If you don’t know the story–as I didn’t–when you first look at Landscape with Mercury and Argus
, the painting is delightfully deceptive.
Nestled in a lush golden landscape, a figure sits on the ground. He leans back against a smooth stone while a second figure, seated higher on a rock opposite him, plays the flute. In the lower left corner, a white cow has turned to face the pair as if she, too, is drawn by the music. Upriver, a few more cows can be seen standing placidly on the bank. This scene has all the adornments of a bucolic paradise, and you wouldn’t be foolish for assuming it was. However, there is a twist hidden in the title: Landscape–with Mercury and Argus
. After admiring this painting for over a year, I finally looked up the story.
In ancient Greek mythology, Zeus was the king of the gods, and a real playboy. These affairs never ended well for the woman; Zeus usually used force or deception to get what he wanted, and on top of that his wife, Hera, was jealous and vengeful. In one such instance, Zeus fell madly in love with a woman named Io (pronounced eye-o). Io was a priestess of Hera, so this liaison was particularly treacherous. There are different versions of the story here: some say Zeus turned Io into a cow in order to hide her from Hera, others say Hera transformed Io herself to punish her. Either way, Io lost her human form and became a white heifer. Hera then took Io to Argus Panoptes, a giant covered with one hundred eyes, and commanded him to guard her lest Zeus try to get her back. And he did try. It wasn’t an easy thing to get past Argus–the giant slept with fifty eyes shut and fifty eye’s open–so Zeus sent his son Hermes1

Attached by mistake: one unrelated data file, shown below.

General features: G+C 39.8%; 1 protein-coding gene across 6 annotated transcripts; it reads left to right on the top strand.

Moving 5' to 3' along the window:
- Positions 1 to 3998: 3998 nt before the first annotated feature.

, the god of thieves, down to deceive Io’s keeper. Hermes came to Argus disguised as a shepherd, and played him sweet lullabies on his flute until Argus fell into a deep sleep, closing all of his eyes. Hermes then decapitated Argus and set Io free.
Now look at the painting again. The sanctity of glistening foliage and running water becomes impossibly fragile, now that we know it is about to be shattered. The viewer feels compelled to cry out to Argus, to warn him, but he will never hear us. He gazes sweetly upon his musician, perhaps he already feels his eyelids grow heavy2. And Io of course is there too, the cow in the bottom left. What must she be thinking in the final moments before she is freed from her guard–or has he been her guardian? How much did she deduce when Hermes first arrived in the clearing? I would guess quite a lot.
I was stunned by how different the painting looked to me after reading the myth. I’m a writer as well as a student of art history, so I began journaling my thoughts while I was still sitting in front of Landscape with Argus and Mercury. Over the next several weeks, I kept coming back to the painting, trying to parse its layers. The conclusion I finally drew from the painting came in the form of a poem.
Poetry about art is an old tradition. It’s a genre called ekphrasis
which comes from a Greek word, ἔκφρασις